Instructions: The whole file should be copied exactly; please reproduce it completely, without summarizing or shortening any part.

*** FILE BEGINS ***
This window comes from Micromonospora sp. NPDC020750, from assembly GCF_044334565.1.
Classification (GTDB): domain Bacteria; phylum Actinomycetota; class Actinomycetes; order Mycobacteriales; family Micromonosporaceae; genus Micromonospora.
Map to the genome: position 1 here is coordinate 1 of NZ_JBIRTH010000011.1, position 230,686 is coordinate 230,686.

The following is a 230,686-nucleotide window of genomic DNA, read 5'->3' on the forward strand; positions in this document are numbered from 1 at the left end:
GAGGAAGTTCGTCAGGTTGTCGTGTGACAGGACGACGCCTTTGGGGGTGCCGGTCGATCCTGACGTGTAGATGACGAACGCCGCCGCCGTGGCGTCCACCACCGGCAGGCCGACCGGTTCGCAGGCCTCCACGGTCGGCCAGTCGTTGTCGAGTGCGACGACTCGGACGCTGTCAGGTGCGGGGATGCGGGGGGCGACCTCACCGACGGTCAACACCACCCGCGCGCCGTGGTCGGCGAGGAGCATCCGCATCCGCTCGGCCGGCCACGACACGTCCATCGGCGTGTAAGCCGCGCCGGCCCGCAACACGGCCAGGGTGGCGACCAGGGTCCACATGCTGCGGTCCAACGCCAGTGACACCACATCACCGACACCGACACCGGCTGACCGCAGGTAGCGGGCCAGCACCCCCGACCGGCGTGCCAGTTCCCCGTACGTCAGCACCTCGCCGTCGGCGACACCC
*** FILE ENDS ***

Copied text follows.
This window comes from Micromonospora sp. NPDC020750, from assembly GCF_044334565.1.
Classification (GTDB): domain Bacteria; phylum Actinomycetota; class Actinomycetes; order Mycobacteriales; family Micromonosporaceae; genus Micromonospora.
Map to the genome: position 1 here is coordinate 1 of NZ_JBIRTH010000011.1, position 230,686 is coordinate 230,686.

The following is a 230,686-nucleotide window of genomic DNA, read 5'->3' on the forward strand; positions in this document are numbered from 1 at the left end:
GAGGAAGTTCGTCAGGTTGTCGTGTGACAGGACGACGCCTTTGGGGGTGCCGGTCGATCCTGACGTGTAGATGACGAACGCCGCCGCCGTGGCGTCCACCACCGGCAGGCCGACCGGTTCGCAGGCCTCCACGGTCGGCCAGTCGTTGTCGAGTGCGACGACTCGGACGCTGTCAGGTGCGGGGATGCGGGGGGCGACCTCACCGACGGTCAACACCACCCGCGCGCCGTGGTCGGCGAGGAGCATCCGCATCCGCTCGGCCGGCCACGACACGTCCATCGGCGTGTAAGCCGCGCCGGCCCGCAACACGGCCAGGGTGGCGACCAGGGTCCACATGCTGCGGTCCAACGCCAGTGACACCACATCACCGACACCGACACCGGCTGACCGCAGGTAGCGGGCCAGCACCCCCGACCGGCGTGCCAGTTCCCCGTACGTCAGCACCTCGCCGTCGGCGACACCC